Victoria Page

Director

Grayling London, Victoria

Last weekend, my local borough of Waltham Forest ran an ingenious programme where local residents invited the community into their homes to learn about eco-improvements they had made to their property.

In collaboration with the local artisan café, the Hornbeam Centre, the first Green Open Homes Weekend provided inspiration for local residents to ecorefurb and improve energy efficiency in their homes.  More than 15 local residents opened their doors to welcome almost 300 likeminded people who wanted to learn about solar panels, using reclaimed materials for building, energy efficient lighting, and everything in between.

Facilitated by Waltham Forest and made up mostly of volunteers, the weekend’s events clearly demonstrate that there is a growing appetite for sustainable living.

I want to use this example to explore what has fuelled this sudden surge? Is it the fact that people can save money with energy efficient homes? Or that they’re interested in the latest technologies? Or perhaps the sheer fact that your neighbour has taken that first foray into sustainable living and the science of behavioural psychology hit you where it hurts?

Behavioural psychology is a fascinating area – in fact much of my degree focused on the science behind what makes people tick. And all the principles can be applied to urge people to live more sustainably. A client of Grayling’s, Opower, was borne out of this insight. They ran a study in California where one hot summer, graduate students put signs on every door in their halls, asking people to turn off their air conditioning and turn on their fans. One quarter of the homes received a message that said, did you know you could save 54 dollars a month this summer? Turn off your air conditioning, turn on your fans. Another group got an environmental message. And a third group got a message about being good citizens, preventing blackouts. Most people guessed that a money-saving message would work best. In fact, none of these messages worked. They had zero impact on energy consumption. It was as if the grad students hadn't shown up at all.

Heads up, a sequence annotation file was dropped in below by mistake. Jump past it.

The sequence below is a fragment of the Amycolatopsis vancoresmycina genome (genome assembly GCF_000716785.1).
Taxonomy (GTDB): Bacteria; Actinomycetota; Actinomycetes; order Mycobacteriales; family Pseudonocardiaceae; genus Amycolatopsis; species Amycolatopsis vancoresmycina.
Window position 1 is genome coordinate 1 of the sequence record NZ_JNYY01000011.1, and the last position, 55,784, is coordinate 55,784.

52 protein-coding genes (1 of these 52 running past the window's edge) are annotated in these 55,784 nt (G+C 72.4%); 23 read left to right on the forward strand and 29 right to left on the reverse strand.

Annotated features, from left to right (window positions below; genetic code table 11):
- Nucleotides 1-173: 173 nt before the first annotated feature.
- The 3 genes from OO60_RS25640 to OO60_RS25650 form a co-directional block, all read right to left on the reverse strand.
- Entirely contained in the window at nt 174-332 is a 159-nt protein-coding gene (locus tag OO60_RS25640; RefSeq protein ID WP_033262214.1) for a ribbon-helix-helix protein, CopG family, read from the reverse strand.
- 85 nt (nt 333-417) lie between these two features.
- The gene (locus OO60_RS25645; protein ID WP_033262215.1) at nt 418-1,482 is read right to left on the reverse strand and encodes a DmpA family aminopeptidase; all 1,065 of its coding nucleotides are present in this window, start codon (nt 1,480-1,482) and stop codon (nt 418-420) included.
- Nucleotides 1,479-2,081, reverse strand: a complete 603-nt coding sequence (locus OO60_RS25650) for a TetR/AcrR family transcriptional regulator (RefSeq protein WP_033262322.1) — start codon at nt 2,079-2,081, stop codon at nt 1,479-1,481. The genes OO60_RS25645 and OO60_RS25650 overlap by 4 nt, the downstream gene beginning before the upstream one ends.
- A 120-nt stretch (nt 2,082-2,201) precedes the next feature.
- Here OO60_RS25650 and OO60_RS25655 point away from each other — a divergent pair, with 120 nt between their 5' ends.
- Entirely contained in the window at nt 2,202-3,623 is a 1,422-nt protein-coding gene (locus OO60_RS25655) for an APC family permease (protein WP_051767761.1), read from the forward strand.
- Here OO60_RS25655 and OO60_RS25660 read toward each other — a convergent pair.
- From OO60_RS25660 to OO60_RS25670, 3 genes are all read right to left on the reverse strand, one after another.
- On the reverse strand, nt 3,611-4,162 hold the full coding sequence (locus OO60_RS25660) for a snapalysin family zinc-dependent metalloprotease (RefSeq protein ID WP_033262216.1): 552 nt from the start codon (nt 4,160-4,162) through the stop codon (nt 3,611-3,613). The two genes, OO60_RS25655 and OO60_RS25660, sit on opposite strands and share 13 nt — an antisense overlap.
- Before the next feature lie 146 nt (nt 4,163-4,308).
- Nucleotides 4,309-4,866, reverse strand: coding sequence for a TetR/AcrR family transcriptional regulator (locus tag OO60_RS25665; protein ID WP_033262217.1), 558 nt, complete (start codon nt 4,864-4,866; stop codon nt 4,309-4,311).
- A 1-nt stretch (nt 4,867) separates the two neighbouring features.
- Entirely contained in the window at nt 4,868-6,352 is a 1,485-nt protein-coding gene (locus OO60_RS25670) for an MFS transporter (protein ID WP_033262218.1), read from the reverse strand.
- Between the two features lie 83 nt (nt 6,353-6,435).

But there was a fourth message, and this message simply said, "When surveyed, 77 percent of your neighbours said that they turned off their air conditioning and turned on their fans. Please join them. Turn off your air conditioning and turn on your fans." And wouldn't you know it, they did. The people who received this message showed a marked decrease in energy consumption simply by being told what their neighbours were doing.

Much like the Green Open Homes event, the insight into what your neighbours are up to is clearly powerful stuff. I will call it the, ‘Keeping Up With The Joneses Effect’. This doesn’t just pertain to manicured lawns and picture perfect hanging baskets. It relates to how you take your kids to school or how much rubbish you put out on a Tuesday night. A friend recently commented that she hid empty wine bottles in the garage for fear of putting out too many on recycling collection day. But maybe that says more about her levels of alcohol consumption than anything else.

Increasingly though, I feel that the sense of community is growing. Freecycle, Airbnb, TripAdvisor, RentalRaters are all organisations entirely dependent on an active community. The ‘Keeping Up With The Joneses Effect’ is growing in momentum. The real test will be for brands to use this to their advantage to unlock the potential of behaviour change to bring about mainstream sustainable living.